Last Updated: Aug 1, 2011
Regardless of where you are in your high school education, it is never too early to consider your future career. Those of you who are interested in obtaining a degree in the science field will have the opportunity to incorporate the knowledge and skills gained from your college degree to confront daily challenges and solve complex problems. Career opportunities are endless, ranging from astrophysics to chemical engineering to medical professions.
I remember telling everyone at age 9 that I wanted to be a psychologist because I wanted to figure out why my brothers were so crazy. As I progressed through elementary and middle school, the processes and functions of the brain fascinated me, which fueled my desire to pursue an education and career in psychology.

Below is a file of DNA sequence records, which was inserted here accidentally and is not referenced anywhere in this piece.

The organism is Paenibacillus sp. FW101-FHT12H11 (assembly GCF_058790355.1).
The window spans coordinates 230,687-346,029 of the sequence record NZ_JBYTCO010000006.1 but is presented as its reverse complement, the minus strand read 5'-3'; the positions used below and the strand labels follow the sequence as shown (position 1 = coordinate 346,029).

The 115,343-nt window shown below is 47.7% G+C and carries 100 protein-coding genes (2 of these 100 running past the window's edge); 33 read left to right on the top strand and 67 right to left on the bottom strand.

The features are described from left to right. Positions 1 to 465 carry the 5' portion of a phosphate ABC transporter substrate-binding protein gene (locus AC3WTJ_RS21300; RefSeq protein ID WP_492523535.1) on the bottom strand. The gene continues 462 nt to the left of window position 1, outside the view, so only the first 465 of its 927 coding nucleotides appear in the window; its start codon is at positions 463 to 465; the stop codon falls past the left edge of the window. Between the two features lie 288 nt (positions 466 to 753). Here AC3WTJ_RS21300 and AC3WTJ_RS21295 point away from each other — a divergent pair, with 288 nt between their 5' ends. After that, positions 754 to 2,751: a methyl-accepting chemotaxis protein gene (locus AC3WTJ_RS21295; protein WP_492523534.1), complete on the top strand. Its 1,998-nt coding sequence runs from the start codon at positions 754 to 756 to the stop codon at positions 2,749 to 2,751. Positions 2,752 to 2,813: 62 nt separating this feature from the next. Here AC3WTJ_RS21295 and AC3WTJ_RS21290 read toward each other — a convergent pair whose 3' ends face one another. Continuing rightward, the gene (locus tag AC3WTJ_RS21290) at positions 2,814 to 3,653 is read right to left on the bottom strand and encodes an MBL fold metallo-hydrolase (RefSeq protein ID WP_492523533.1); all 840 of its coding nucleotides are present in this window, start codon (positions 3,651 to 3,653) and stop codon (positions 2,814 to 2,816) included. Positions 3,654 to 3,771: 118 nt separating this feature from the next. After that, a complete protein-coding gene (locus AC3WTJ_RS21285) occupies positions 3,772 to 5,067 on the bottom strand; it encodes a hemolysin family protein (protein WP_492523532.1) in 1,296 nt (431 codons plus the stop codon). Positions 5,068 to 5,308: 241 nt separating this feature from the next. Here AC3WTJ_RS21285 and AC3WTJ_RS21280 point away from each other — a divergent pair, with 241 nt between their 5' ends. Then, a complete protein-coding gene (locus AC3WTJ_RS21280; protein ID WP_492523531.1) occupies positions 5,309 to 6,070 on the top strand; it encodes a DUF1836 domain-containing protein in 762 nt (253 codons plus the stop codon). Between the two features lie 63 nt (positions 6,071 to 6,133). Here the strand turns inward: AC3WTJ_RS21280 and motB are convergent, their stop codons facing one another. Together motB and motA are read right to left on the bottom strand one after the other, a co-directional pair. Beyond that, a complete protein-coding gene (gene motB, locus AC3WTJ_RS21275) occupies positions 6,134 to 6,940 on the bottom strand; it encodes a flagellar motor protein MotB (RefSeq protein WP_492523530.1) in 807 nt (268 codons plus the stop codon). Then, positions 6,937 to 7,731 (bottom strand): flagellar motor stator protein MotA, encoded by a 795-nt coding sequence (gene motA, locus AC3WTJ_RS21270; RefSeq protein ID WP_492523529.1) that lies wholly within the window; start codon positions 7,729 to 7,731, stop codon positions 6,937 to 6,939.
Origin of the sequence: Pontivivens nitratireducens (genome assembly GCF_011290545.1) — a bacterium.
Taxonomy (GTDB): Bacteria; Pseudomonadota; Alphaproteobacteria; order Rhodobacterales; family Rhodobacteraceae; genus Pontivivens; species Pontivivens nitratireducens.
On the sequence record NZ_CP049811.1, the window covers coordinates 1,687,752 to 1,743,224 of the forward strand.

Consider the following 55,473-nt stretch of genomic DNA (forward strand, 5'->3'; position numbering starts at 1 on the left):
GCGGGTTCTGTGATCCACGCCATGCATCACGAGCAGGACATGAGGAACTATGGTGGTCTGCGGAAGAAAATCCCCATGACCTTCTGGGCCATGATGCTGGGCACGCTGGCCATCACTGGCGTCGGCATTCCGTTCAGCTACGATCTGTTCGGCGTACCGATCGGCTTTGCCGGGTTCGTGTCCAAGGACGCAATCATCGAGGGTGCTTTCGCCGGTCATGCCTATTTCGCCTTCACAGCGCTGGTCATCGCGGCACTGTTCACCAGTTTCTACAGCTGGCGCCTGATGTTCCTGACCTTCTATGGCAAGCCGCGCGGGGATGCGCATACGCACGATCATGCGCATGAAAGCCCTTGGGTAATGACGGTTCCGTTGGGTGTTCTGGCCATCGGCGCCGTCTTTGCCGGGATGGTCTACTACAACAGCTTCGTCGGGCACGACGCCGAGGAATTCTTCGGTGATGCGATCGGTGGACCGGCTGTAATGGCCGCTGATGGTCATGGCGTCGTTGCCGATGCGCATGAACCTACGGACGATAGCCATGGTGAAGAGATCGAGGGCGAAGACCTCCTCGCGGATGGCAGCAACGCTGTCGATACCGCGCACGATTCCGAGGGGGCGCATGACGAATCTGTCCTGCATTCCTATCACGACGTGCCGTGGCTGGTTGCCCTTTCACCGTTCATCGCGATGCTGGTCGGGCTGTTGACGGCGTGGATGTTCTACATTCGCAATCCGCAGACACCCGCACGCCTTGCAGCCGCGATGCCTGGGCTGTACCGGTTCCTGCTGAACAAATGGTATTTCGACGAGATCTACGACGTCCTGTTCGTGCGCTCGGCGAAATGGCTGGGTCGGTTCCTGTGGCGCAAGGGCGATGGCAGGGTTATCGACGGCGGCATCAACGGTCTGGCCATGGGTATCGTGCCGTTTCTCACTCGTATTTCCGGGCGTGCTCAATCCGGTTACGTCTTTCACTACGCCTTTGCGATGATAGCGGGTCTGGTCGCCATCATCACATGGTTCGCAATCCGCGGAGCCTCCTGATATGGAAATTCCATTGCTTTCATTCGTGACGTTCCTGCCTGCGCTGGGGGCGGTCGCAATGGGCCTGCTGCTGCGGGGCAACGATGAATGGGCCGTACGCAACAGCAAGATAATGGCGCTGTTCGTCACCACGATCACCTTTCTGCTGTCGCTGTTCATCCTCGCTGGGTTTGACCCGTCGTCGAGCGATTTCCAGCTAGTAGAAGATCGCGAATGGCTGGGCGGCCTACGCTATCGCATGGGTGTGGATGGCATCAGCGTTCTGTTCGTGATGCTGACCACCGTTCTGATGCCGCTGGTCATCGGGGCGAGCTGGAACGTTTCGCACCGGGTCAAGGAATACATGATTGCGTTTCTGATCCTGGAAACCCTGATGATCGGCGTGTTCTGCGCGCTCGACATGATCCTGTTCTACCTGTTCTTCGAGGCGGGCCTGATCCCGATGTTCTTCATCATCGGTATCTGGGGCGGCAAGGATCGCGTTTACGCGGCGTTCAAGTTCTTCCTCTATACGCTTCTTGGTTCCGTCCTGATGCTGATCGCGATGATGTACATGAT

Many of you may have had the opportunity to dissect worms or make ice cream in one of your science courses. You’ve learned that science can be conducted and experimented in a variety of methods. Yet, science is more than conducting experiments, it’s about discovering new information and properly applying the new information to answer questions and solve complex problems.
I have great memories of dissecting pigs and taking a tour of the morgue at the University of Cincinnati to see the cadavers. I didn’t quite grasp all of the concepts, but I was enthusiastic about discovering new information. My passion for learning is a major reason why I decided to get a college education in the science field.
So, what exactly is science?
The proper definition of science is a controversial concept. I define science as the process of testing a hypothesis and the application of the information gained from experimentation to provide solutions or explanations. Therefore, I believe that you must first develop an understanding of science to determine if your career interests will remain in the science field or elsewhere.